You’ve probably heard the expression “Just do the next right thing”. Sounds logical, but is it really godly advice? When your kids are faced with a decision is this the best godly advice to give them?
The Next Right Thing by Emily P. Freeman attempts to give readers a “simple soulful practice for making decisions”. Although that is a bit misleading, for the book is actually filled with quite a few different tools to use when faced with decisions.
Each chapter explains a technique the reader can use – twenty-four in all. The chapters are short and easy to read. The author sprinkles her life experiences throughout each, explaining how that particular tool proved helpful to her in a situation when she faced a difficult decision.
The advice is mostly solid, although in a couple of spots I think her personality colored her feelings about more common methods like pro-con lists. While her criticism wasn’t wrong – it didn’t necessarily reflect every personality’s experience with them. Some people do find them helpful, because in the act of writing them, their true feelings become clear (being “forced” into a decision can reveal your true feelings you may have been denying before the list).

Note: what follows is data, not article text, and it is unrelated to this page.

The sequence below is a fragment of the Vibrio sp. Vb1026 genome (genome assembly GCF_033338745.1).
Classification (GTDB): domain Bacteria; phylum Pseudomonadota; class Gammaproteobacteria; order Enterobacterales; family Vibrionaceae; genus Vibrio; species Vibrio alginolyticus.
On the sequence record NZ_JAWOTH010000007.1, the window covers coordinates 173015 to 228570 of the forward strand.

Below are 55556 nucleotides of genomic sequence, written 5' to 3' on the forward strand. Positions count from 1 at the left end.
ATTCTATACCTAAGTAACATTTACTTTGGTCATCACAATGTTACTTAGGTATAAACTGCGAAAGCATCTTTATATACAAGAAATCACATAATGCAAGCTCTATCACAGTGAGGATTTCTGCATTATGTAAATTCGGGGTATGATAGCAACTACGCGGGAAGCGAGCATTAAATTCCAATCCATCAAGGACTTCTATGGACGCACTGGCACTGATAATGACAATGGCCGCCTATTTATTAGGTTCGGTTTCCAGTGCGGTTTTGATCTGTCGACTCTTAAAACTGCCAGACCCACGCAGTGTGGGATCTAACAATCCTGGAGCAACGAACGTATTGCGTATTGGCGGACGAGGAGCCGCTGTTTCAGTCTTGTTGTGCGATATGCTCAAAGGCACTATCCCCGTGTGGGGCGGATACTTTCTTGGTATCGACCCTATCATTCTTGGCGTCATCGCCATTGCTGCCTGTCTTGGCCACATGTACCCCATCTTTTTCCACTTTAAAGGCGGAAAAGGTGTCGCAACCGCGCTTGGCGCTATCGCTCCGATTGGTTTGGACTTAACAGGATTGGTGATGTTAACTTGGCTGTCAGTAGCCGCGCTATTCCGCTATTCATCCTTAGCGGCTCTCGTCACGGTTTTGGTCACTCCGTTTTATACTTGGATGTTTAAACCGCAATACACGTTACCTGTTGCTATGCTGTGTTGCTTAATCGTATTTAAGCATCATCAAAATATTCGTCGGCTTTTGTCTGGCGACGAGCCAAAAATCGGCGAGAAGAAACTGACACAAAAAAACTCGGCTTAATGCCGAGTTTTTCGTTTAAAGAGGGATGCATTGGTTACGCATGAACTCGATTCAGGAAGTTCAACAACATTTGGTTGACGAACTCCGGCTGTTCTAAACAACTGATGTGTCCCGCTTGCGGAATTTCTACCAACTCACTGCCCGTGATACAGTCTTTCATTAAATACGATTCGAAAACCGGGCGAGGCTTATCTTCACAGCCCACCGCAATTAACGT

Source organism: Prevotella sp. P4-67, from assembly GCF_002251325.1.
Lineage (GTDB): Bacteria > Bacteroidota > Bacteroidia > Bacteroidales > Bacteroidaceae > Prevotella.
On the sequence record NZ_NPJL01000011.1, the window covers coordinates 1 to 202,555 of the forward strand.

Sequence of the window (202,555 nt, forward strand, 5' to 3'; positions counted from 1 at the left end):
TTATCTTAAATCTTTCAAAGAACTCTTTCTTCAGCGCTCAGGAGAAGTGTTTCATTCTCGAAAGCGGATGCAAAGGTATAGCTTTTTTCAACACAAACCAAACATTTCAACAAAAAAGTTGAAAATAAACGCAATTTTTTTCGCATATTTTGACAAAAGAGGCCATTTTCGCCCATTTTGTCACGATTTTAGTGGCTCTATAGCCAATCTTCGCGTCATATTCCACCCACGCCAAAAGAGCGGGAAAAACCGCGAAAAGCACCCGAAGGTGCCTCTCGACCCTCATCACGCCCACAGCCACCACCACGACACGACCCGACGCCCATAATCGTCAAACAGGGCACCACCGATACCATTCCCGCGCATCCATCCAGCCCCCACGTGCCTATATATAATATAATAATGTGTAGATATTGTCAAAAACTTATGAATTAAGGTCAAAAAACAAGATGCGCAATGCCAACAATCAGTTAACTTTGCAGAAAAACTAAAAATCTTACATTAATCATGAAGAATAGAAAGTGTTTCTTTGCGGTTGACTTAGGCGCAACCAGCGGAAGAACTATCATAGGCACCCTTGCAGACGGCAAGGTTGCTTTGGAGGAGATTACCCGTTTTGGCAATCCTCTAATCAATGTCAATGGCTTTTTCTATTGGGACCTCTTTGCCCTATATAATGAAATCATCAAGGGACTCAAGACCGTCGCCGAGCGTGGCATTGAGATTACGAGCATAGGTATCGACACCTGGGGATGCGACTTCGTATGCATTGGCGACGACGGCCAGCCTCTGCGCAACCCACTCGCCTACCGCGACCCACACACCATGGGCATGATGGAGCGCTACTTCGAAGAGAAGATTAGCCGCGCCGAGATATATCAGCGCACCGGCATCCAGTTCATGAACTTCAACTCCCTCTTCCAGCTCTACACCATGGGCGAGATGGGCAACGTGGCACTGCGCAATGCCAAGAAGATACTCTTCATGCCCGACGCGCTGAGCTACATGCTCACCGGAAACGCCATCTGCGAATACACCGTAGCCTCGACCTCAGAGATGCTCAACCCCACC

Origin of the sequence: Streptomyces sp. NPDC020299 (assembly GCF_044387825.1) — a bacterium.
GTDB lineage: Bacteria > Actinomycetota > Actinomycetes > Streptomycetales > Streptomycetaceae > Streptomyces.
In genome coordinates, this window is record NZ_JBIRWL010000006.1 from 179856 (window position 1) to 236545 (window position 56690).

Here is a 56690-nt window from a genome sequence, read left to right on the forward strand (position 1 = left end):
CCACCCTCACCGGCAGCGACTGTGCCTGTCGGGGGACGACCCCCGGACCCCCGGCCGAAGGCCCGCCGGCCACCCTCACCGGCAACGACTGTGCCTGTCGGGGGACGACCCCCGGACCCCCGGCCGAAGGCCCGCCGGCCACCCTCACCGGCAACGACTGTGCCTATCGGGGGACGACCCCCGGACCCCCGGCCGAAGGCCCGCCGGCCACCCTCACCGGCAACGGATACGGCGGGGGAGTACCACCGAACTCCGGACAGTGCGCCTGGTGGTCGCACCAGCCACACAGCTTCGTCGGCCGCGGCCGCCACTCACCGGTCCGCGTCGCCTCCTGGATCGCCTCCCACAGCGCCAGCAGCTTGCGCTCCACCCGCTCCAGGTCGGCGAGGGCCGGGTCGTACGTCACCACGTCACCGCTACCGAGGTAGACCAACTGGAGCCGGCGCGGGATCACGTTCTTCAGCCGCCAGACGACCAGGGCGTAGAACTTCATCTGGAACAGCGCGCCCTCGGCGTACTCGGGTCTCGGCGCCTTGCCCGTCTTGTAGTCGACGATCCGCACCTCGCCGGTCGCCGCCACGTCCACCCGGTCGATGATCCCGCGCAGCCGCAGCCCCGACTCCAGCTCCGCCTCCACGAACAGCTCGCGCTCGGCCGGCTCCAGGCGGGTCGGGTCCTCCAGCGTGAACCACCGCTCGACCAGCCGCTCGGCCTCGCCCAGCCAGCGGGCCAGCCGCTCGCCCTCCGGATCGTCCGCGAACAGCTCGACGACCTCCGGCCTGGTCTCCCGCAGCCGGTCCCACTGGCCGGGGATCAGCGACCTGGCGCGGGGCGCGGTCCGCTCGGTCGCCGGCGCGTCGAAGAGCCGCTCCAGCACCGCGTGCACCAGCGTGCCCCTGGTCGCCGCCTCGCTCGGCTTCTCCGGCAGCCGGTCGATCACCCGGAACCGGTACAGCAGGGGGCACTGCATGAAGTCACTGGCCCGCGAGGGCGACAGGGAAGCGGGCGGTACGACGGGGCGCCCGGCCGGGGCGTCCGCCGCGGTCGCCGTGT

While the book is billed as a Christian book, there weren’t a lot of scriptures given. At times she referred to God, but I wouldn’t call this a book that could be used as a Bible study without a bit of work by the leader to find relevant scriptures . Once or twice there were places she could address specific scriptures – especially because on the surface they appear to disagree with her advice – and chose not to do so. (Proverbs 15:22 and her advice to not really think about the future, but just worry about the next step, for example. While this works in some situations in others, there needs to be a plan of some sort to know what the next right thing may be.)
At the end of each chapter, the author provides a “prayer”. I’m really not a fan of this practice – not because I don’t believe in prayer, but because I don’t like people telling others word for word what they should pray. Her “prayers” read more like poems. There isn’t anything inherently wrong with them, but I think the space would have been better used by asking thought questions to go with the proposed activities.
I do appreciate that at the end of each chapter, the author provides activities for the reader to do to use the tools and techniques with a decision they are currently trying to make. For many, I would assume this gives them the motivation to actually use her ideas and not just read them and immediately forget them.
I would say this is a great book for those who struggle making decisions or who feel stuck making a major decision. While you could argue the pros and cons of any advice you are given, this book has enough ideas that hopefully readers will be motivated to become unstuck by – at the very least – doing the next right thing.
A copy of this book was given to me for free in exchange for my honest review. An affiliate link is included for your convenience.